After reading this, I started to rethink my pricing strategy. I feel that rescuing my ebooks from the bargain basement, and experiment with a higher price range is in order.
After all, a crisis just delivered me from “I am not in this to make money” mode, and urged me to be more professional and career-minded in my writing goals. 😉
If this all plays out the way I hope and expect, I’ll be delivered from the 99 cent price dilemma permanently (except to put them “on sale” on occasion.)
Even short stories will be raised, but just a bit.

More on this in a later post. 😉

CATHERINE RYAN HOWARD

oldpost

It’s that time of year again, and I’m not only dragging out the Stuff I Found While Procrastinating Online Gift Guides, but also replaying some of my most popular “self-printing” posts from the last twelve months for those who might have missed them first time around. They’re in no particular order, popularity-wise. Today’s asks—and attempts to answer—the question, how much should I charge for my e-book? (Also, see the end of the post for some news on how much I’m charging for my e-books this December…)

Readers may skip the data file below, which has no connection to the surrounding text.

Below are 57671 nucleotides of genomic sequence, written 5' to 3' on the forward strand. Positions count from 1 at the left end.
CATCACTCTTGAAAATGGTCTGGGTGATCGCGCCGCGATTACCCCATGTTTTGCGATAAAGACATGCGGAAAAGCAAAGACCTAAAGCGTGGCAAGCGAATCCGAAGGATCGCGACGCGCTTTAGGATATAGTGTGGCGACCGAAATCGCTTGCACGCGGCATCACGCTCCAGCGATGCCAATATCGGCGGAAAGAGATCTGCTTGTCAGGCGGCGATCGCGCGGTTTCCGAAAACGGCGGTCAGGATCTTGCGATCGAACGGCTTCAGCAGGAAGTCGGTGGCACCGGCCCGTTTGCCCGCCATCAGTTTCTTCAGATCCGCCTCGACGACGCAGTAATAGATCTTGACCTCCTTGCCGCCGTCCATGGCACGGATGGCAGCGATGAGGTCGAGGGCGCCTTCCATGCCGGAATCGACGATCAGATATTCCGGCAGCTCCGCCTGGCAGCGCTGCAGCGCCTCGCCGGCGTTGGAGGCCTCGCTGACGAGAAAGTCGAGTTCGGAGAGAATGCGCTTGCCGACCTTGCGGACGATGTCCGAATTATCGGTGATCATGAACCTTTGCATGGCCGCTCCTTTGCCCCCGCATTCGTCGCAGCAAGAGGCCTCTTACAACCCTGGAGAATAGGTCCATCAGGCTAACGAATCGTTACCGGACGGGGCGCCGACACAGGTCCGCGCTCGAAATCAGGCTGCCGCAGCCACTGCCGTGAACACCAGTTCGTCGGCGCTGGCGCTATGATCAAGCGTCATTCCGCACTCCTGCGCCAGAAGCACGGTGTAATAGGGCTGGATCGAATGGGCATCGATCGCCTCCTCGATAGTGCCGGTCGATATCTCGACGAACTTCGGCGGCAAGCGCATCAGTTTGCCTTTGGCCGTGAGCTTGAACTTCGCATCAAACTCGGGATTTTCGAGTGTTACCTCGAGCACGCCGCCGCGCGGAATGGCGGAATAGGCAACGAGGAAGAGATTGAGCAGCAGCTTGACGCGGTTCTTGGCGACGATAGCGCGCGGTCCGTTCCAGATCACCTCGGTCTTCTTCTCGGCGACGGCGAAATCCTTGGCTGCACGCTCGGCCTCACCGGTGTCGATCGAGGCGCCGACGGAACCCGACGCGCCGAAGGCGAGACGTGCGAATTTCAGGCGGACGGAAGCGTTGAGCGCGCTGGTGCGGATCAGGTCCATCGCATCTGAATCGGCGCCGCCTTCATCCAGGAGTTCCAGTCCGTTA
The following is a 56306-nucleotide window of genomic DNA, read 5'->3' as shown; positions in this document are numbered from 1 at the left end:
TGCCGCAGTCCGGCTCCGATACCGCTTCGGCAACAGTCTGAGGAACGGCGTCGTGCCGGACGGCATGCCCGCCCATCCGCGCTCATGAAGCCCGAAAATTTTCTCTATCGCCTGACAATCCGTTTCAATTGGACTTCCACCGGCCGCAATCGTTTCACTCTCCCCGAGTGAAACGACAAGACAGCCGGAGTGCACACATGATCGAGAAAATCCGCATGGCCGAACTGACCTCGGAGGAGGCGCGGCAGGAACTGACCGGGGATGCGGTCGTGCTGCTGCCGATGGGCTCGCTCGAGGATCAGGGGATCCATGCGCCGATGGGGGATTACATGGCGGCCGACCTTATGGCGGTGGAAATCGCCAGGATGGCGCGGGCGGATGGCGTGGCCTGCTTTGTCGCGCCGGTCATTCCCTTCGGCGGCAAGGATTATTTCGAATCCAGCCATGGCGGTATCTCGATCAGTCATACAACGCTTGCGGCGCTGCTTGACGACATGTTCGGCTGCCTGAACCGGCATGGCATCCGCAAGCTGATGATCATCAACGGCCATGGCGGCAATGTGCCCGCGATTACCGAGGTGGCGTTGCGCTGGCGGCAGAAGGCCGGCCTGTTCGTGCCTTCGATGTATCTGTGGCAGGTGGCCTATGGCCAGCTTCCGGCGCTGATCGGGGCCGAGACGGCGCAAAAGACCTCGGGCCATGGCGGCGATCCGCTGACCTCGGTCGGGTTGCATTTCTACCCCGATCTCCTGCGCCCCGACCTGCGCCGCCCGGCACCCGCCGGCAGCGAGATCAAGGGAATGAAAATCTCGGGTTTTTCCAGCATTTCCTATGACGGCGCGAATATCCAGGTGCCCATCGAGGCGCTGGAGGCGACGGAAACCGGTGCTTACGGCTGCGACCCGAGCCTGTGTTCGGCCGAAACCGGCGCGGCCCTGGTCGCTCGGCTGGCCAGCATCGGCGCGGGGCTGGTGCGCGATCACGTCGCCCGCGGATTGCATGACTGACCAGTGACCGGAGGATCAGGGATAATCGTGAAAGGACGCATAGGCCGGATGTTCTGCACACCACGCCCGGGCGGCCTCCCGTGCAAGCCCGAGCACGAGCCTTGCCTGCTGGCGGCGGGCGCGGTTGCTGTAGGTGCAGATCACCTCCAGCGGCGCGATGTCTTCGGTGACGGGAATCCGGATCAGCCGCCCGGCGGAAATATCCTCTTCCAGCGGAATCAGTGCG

I’ve experimented with my e-book prices at lot over the past couple of years. For a week—its first—Mousetrapped was $4.99. I soon learned my lesson there, and dropped it to $2.99. Just before Backpacked came out (at $2.99), I dropped Mousetrapped to $1.99 hoping it would lead to more sales, thus leading to more sales of its sequel. When sales of Mousetrapped inexplicably…

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